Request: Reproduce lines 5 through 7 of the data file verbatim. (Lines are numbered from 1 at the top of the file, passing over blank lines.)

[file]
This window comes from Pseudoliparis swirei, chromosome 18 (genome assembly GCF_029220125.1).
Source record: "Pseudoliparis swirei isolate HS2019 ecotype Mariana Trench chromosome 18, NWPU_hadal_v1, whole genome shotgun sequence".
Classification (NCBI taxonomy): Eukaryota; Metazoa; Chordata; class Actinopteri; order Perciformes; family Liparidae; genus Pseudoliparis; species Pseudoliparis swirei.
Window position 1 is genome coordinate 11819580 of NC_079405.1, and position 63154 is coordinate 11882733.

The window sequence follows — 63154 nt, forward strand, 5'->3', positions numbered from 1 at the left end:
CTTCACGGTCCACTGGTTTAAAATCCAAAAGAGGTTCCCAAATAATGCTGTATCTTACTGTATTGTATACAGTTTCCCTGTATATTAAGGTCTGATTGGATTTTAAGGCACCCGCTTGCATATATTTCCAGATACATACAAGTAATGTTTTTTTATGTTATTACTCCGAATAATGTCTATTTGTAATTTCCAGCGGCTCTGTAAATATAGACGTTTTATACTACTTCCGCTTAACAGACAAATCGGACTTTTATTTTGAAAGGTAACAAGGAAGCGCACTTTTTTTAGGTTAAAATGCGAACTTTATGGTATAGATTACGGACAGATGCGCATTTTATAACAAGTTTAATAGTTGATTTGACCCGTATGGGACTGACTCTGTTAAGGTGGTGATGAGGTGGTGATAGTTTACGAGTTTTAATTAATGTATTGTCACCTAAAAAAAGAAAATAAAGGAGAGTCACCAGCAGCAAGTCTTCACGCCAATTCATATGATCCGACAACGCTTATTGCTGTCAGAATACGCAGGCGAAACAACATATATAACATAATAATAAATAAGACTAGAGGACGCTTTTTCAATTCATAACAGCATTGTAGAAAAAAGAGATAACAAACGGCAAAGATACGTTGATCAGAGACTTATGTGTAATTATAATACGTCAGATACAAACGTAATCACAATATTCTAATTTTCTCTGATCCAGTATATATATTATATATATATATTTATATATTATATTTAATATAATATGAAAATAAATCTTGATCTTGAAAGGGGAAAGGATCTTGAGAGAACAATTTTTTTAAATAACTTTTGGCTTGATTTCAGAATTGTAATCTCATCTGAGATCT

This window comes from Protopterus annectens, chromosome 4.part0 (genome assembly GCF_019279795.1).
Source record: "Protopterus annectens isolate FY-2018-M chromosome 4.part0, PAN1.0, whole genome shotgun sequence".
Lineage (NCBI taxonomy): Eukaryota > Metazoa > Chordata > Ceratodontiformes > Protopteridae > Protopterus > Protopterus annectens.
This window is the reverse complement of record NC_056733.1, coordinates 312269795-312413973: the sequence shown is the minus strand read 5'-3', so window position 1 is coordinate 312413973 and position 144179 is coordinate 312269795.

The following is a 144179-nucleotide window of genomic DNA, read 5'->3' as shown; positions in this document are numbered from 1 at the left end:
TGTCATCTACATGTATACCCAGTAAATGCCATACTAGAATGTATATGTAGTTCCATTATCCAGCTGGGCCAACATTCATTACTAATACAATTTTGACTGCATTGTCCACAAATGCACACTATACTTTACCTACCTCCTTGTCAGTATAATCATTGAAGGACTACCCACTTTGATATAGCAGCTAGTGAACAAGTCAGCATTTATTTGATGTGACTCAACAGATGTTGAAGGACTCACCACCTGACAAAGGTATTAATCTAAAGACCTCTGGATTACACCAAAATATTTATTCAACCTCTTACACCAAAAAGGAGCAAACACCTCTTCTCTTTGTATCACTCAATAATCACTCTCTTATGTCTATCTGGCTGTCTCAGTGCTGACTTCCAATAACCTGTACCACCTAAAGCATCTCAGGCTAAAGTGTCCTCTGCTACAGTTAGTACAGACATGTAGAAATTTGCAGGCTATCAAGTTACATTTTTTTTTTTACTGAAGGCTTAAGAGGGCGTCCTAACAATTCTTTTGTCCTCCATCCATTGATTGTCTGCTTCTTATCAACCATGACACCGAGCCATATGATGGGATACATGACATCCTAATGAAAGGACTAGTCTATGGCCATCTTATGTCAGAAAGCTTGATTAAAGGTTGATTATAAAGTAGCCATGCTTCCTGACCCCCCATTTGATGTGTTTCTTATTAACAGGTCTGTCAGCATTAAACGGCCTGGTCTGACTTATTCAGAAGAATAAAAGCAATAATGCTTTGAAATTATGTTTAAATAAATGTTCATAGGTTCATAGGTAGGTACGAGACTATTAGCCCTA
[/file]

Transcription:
The window sequence follows — 63154 nt, forward strand, 5'->3', positions numbered from 1 at the left end:
CTTCACGGTCCACTGGTTTAAAATCCAAAAGAGGTTCCCAAATAATGCTGTATCTTACTGTATTGTATACAGTTTCCCTGTATATTAAGGTCTGATTGGATTTTAAGGCACCCGCTTGCATATATTTCCAGATACATACAAGTAATGTTTTTTTATGTTATTACTCCGAATAATGTCTATTTGTAATTTCCAGCGGCTCTGTAAATATAGACGTTTTATACTACTTCCGCTTAACAGACAAATCGGACTTTTATTTTGAAAGGTAACAAGGAAGCGCACTTTTTTTAGGTTAAAATGCGAACTTTATGGTATAGATTACGGACAGATGCGCATTTTATAACAAGTTTAATAGTTGATTTGACCCGTATGGGACTGACTCTGTTAAGGTGGTGATGAGGTGGTGATAGTTTACGAGTTTTAATTAATGTATTGTCACCTAAAAAAAGAAAATAAAGGAGAGTCACCAGCAGCAAGTCTTCACGCCAATTCATATGATCCGACAACGCTTATTGCTGTCAGAATACGCAGGCGAAACAACATATATAACATAATAATAAATAAGACTAGAGGACGCTTTTTCAATTCATAACAGCATTGTAGAAAAAAGAGATAACAAACGGCAAAGATACGTTGATCAGAGACTTATGTGTAATTATAATACGTCAGATACAAACGTAATCACAATATTCTAATTTTCTCTGATCCAGTATATATATTATATATATATATTTATATATTATATTTAATATAATATGAAAATAAATCTTGATCTTGAAAGGGGAAAGGATCTTGAGAGAACAATTTTTTTAAATAACTTTTGGCTTGATTTCAGAATTGTAATCTCATCTGAGATCT

This window comes from Protopterus annectens, chromosome 4.part0 (genome assembly GCF_019279795.1).